Why do dogs eat grass?
Our canine and feline companions have both been known to feast on grass and/or plants from time to time. You may be a little confused, or perhaps worried. Why does it cause vomiting? Are they hungry? Are they bored? Are they sick? Can grass make them unwell? You are not alone with your concerns.
“Pica” is the medical term for this behaviour. It is characterised by eating non-food items. There are a number of reasons why our pets eat grass. Occasionally, pica may indicate that your pet has some type of nutritional deficiency such as fibre. This is why it is vital to be nourishing your pet with a complete and balanced diet. If you are concerned, seek Veterinary advice on what may be missing from your pet’s nutritional intake.
This form of pica does not usually cause too many health problems. In fact, most Veterinarians consider it a normal animal behaviour. Often puppies and younger dogs are exploring the world and tend to use their senses (including taste) to do so. Although there is no proven findings to suggest a specific cause for pets eating grass, some people propose that it may be due to their pet not feeling well, and thus turn to grass/plants to aid in digestion, or to make themselves vomit to then feel better. Of course, there is also the possibility that your pet simply likes the texture and taste of grass.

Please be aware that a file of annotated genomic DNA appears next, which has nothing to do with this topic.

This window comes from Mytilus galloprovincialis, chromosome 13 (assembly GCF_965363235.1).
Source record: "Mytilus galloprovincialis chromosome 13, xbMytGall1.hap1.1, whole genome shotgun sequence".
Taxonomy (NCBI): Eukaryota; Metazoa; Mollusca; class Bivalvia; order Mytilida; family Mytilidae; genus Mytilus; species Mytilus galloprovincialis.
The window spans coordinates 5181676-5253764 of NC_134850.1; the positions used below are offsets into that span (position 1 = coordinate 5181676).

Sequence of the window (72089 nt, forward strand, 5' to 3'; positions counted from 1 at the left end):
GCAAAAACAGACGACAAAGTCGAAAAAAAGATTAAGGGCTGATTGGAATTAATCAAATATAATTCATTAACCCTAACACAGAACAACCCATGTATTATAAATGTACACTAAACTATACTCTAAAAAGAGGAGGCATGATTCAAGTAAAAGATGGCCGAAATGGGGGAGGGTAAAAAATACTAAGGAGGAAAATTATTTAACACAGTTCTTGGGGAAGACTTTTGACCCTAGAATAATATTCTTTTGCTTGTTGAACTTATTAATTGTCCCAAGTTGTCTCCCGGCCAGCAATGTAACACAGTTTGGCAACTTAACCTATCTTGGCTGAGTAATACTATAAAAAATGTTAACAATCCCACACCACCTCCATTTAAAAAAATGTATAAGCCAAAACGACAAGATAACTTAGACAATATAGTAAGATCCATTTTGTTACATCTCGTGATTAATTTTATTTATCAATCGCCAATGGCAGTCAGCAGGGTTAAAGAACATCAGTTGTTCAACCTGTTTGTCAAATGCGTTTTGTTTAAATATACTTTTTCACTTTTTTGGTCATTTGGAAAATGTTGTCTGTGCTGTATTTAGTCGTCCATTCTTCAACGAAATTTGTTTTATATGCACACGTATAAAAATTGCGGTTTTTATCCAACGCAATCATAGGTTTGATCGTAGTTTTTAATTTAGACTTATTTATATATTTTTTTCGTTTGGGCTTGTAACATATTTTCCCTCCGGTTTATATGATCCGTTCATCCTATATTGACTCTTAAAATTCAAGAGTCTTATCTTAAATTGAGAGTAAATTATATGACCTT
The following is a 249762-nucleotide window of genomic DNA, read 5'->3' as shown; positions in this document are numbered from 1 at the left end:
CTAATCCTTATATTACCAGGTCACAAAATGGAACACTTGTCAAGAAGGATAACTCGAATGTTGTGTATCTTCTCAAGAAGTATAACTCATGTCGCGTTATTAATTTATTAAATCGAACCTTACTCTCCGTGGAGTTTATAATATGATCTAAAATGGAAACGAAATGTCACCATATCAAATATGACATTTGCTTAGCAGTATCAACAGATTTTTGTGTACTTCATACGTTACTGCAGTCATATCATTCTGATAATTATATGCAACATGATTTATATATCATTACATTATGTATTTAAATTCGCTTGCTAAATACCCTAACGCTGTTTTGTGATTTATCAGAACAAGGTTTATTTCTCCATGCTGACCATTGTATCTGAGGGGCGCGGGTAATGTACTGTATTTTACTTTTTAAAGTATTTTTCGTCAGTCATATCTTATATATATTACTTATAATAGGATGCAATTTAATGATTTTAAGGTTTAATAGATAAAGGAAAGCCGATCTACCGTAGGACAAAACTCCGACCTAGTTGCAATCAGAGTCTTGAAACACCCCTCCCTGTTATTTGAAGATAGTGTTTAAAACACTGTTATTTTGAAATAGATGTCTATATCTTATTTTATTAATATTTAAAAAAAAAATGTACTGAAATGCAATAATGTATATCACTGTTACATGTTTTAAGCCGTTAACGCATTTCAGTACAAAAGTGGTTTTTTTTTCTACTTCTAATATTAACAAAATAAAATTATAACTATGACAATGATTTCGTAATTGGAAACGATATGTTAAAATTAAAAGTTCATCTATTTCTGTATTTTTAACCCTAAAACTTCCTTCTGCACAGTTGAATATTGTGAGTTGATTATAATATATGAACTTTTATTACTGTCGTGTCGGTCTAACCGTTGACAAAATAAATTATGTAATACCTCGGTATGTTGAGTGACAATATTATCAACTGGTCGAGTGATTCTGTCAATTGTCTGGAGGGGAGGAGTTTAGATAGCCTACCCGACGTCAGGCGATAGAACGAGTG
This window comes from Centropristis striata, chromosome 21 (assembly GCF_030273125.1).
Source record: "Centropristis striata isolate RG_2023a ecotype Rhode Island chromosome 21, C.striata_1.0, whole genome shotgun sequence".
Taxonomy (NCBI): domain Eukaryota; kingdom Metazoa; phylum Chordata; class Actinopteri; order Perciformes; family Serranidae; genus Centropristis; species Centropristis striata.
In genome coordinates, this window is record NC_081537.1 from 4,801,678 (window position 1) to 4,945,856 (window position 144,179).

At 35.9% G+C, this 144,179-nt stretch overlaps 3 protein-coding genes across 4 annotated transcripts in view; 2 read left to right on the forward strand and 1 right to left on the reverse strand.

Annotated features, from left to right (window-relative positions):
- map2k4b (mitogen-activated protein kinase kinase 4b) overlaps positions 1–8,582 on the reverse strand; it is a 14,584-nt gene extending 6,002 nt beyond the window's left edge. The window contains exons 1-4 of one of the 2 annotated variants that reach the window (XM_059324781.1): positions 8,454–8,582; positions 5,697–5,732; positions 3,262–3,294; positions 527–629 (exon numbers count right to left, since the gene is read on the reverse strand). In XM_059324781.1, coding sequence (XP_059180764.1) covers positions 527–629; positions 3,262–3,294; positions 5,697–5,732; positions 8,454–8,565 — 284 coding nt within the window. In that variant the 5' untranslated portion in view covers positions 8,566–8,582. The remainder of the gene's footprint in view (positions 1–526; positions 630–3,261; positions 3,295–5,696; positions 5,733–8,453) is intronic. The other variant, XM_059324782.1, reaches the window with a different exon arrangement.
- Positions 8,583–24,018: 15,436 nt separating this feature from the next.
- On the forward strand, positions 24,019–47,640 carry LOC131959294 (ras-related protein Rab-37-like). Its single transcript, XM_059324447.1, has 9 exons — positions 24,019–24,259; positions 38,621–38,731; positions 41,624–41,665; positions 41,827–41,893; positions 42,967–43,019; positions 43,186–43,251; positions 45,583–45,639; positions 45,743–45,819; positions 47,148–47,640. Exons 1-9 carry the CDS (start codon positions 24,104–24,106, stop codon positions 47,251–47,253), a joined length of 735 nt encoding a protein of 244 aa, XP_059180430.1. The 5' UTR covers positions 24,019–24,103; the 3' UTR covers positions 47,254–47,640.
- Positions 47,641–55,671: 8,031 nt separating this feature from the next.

Our pets focus on their owner’s activities, and crave human interaction. Eating grass can indicate anxiousness where owner contact time decreases. If you suspect that boredom is the reason for your pet eating grass/plants, it is important to ensure that they are getting enough exercise, and are engaged daily with mentally stimulating activities such as toys and games to keep their mind occupied.
Although Veterinarians agree that the grazing of grass isn’t harmful to our pets, one thing to take into consideration is to never allow your pets to eat grass clippings. Additionally, herbicides and pesticides used on lawns and plants can be toxic. Furthermore, there are a variety of common house and garden plants that are toxic to our pets. To check the toxicity of the plants in your home and yard, go to the Animal Poisons website which details toxic and non-toxic plants for our pets.
In short, there are many reasons for pets eating grass and plants. Whether it be to add fibre or roughage to their diet, to fill a nutritional void, to induce vomiting if they feel unwell as a distraction from boredom, or they simply enjoy the taste and texture; it is still important to remember that eating grass could signify an underlying health problem if it becomes a habit. If they are continuously eating grass and vomiting, you should seek Veterinary attention.
Cert II AS, Cert IV VN
RVN (Registered Veterinary Nurse).